Bryant Park

Ice, Served Two Ways: Plain or Glamorous

December 24, 2009
Ariel Kaminer, New York Times

JEWEL BOX Bryant Park offers a glorious backdrop to skate against.

The weather report out of this month's climate summit in Copenhagen was cloudy with a chance of planetary annihilation. Scientists and protesters alike demanded radical change in how we live, work and govern.

Amid all the calls for public action, though, a New Yorker might also have heard a softer, more personal call as winter's chill settled in: Make the most of this cold weather; there may not be much of it left.

Already this year, one of the world's most famous ice skating races, the Elfstedentocht, has been placed on the endangered species list because of melting over large patches of the course. If the Netherlands are already too toasty for ice skating, how much longer can New Yorkers count on that simple childhood pleasure?

Just in time for such dispiriting questions, City Ice Pavilion in Long Island City, Queens – which proudly announces itself as New York's only rooftop skating rink – recently celebrated its grand opening. Well, "opening" is a bit of a stretch, since it's been up and running for a year.

Actually "rooftop" is a stretch, too. Doesn't it sound romantic – holding hands while you and your agile partner spin around the rink, graceful silhouettes framed by the Manhattan skyline? Unfortunately the roof is that of a two-story storage facility, and the entire thing is enclosed in a big white bubble, so in the end you might as well be underground. Oh well.

At 33,000 square feet, City Ice Pavilion is gigantic and pristine, as though someone had only just peeled away a protective layer of plastic. Surely people have sat in the bleachers, but they left no trace. Perhaps someone has eaten at the refreshment stands, but when I visited one weekday afternoon, they were closed. For a while, except for a small, static class clustered on one end of the rink, I was the only skater on the ice.

Having the run of an empty rink, with the klieg lights burning and a Black Eyed Peas song blaring, it is dangerously easy to picture yourself as the underdog hero of an '80s teen movie – the one where the bullies pick on the kid because he didn't make the hockey team, so he practices all night and destroys them at the next season's tryouts. Or the one where the bullies pick on the kid because his father is a skating rink janitor, so he practices all night and destroys them at the 1988 Winter Olympics in Calgary. Either way, there is a scene toward the end where the kid is gliding around the arena as though suddenly weightless, hands raised high in victory, eyes scanning the jubilant crowd for the coach who never gave up on him, while tears of joy and pain and sheer physical exhaustion stream down his cheeks.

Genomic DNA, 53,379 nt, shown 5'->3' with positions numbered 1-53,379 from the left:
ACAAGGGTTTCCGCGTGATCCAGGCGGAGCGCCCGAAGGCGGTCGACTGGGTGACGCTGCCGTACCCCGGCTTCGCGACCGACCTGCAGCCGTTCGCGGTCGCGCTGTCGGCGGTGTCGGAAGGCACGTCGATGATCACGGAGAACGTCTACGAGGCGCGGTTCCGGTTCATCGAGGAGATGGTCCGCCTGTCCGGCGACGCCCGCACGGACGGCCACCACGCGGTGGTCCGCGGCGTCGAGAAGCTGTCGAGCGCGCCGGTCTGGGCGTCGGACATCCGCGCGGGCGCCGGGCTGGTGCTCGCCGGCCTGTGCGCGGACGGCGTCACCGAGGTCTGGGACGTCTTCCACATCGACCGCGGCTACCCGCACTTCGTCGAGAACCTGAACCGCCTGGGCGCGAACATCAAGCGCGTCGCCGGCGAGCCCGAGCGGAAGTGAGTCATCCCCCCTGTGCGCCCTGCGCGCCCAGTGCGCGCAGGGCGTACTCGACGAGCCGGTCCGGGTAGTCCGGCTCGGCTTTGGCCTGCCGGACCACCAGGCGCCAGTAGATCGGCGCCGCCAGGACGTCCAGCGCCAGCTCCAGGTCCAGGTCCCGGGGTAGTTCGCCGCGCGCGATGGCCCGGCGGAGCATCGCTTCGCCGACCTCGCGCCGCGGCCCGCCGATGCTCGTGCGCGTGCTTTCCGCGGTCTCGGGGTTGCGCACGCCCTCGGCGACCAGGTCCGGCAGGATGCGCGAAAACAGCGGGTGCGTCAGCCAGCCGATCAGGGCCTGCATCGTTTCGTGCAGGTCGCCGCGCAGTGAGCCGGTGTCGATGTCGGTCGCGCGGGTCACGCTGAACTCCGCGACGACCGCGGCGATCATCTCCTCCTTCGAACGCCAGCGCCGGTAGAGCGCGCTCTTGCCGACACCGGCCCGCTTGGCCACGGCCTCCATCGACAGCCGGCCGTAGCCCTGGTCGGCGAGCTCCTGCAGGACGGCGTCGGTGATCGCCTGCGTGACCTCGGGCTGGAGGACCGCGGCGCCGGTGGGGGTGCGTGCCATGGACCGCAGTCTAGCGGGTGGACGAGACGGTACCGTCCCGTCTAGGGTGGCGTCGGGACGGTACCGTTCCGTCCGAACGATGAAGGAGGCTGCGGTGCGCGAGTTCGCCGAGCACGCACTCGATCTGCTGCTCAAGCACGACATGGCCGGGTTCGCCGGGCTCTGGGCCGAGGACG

I managed to avoid getting quite that emotional, but I must say, it was a lot of fun.

Eventually a few more people tottered on. A stocky guy, new to such pursuits, tried lacing his skates like his sneakers – wide open – and immediately fell on his face. The teenage boy with the Russian accent was making strides with the tiny girl in barrettes and leg warmers. The class was lined up shoulder to shoulder, taking big Frankenstein steps like some scene from "Thriller."

The climate in the rink was relatively mild: One teenage girl skated in a tank top. Still, keeping that bubble of air the right temperature is no mean feat. Think about what it costs to run a household refrigerator. Now multiply that by a space the size of an airplane hangar, plus the additional chilling for the ice itself. That's just what it costs the rink operators. The cost to the environment is harder to calculate, but the cooler it gets inside ice skating rinks, the warmer it eventually gets outside.

Climate control is not an issue at the Pond, the outdoor skating rink in Bryant Park, which Citigroup sponsors. The Pond is outdoors, so air-conditioning is provided by Mother Nature.

The differences from Long Island City continue from there.

The setting – in one of the city's prettiest parks, between the Grace Building to the north and the old American Radiator Building to the south – is so inherently glamorous that when the Zamboni comes out, accompanied by the lush strains of "You Go to My Head," it feels as though a star has graced the adoring crowd with yet one more curtain call. Spectators stand up to take pictures.

On the northeast corner of the rink, visitors can drink $12 cocktails on low white couches at Celsius. Or they can stroll through more than 100 temporary shops selling gifts and handicrafts. Or skate: Admission is free, and skates, from a concession that looks like the lobby of a boutique hotel, are 21st-century sculptures: molded plastic in Yves Klein blue, closed with clamps instead of laces.

To be sure, it's all one gigantic publicity stunt for Citigroup, and one can only imagine (with unsympathetic glee) how much it costs. I'd be very surprised if it wins them even one new checking account. But so what, they took the bailout money. They owe us.

The rink can make Bryant Park feel as much like the center of the world as the tent shows do during Fashion Week. The fact that all this glamour is being shared by unfashionably dressed tourists or clumsy kids makes it worthwhile. And the fact that a middle manager can sneak away from a Midtown office for a few quick laps and return before anyone notices she left proves that New York is the greatest city around. At least until the whole thing disappears under the Hudson River.